Games ranged from capture the flag, a paper-scissors-rock game where winners evolved to higher life forms loser devolved back to earlier life-forms. There was a game in which you had to write words with your bum that your team mates had to guess (this was particularly funny to watch) but impossible for me to get as the word were in German. There was also a flag making competition and parade as well as a man versus food challenge to eat some sort of giant maggots or grubs. My personal favourite was a game in which you have to find the ‘uncoolest’ way to make a ball go over a line. I decided to do an impression of a heavily pregnant young woman smoking and drinking then suddenly giving birth to the ball while continuing to smoke and drink. As it turns out the Germans don’t think pregnant young mothers smoking and drinking is cool so I was voted the winner, which was nice.
I was to the games by Pablo whom if I remember correctly was Argentinian in origin and a was a natural leader and veteran of the house. Beer drinking was happening throughout, this was Germany after all, and food was served up by members of the house organising the whole thing. At the end of the day there was a party in the field where the games were held. Alba, one of the girls from house Lichenstein, said with a look of worry that now that we had won the competition is was on them to organise it for next year. It’s a lots of work and they have to come up with games and activities to out do the previous year’s organisers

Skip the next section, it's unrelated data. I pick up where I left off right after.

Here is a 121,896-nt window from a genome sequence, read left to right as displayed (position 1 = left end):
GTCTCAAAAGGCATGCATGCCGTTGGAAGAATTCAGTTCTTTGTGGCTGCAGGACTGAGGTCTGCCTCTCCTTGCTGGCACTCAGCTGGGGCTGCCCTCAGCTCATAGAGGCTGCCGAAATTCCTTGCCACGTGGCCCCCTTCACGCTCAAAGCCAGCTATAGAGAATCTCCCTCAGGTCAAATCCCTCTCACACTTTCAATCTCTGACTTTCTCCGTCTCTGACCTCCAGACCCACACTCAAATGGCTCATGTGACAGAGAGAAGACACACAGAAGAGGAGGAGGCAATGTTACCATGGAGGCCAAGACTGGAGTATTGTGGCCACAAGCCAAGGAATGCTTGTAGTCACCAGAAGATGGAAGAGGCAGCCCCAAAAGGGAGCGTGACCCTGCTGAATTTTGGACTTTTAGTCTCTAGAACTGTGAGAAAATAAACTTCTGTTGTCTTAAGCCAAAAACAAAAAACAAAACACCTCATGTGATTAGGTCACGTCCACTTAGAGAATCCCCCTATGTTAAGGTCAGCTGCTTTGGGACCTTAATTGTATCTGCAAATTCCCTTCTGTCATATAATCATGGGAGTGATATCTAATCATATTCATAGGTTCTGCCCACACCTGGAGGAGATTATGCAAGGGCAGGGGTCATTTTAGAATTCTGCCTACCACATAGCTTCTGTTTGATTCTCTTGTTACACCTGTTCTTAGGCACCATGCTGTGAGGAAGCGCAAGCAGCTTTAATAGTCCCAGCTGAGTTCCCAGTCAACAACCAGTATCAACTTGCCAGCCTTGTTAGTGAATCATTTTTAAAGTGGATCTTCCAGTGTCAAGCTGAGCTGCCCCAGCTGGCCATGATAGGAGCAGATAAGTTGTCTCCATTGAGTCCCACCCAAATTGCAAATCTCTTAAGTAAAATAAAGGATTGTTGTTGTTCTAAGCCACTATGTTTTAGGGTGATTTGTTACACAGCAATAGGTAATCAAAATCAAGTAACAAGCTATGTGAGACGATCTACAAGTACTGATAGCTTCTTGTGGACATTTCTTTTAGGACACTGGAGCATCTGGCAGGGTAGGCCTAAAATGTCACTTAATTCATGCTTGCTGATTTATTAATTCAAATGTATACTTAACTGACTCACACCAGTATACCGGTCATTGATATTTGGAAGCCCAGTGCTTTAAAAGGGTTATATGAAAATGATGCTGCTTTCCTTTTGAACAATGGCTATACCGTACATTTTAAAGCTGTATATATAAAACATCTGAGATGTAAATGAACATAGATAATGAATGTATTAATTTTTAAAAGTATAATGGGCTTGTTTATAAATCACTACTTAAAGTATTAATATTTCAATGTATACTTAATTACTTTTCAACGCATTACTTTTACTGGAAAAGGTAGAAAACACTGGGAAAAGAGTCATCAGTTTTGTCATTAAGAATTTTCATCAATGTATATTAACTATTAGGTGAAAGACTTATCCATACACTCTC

I couldn’t help thinking to myself that despite the awesome time I had at Edinburgh I could not recall such interactions between the different students, all of different ages, except within the university societies. There were even children and young families involved in the festivities. I think in comparison the UK has quite a rigid hierarchy between the ages groups and it was refreshing to see a different type of student life and talk to people who were very engaged politically and socially within the university.
I had a chance to take a capoeira class back at the house thanks to the fact that Elif invited her teacher to use the amazing banquet hall to teach. I was also treated to a performance of the band she sings in as they practiced in a room in the house which they usually use for parties. Did I mention this place is a rabbit warren. Fifteen people living together, sharing food and social spaces among themselves and with the community at large.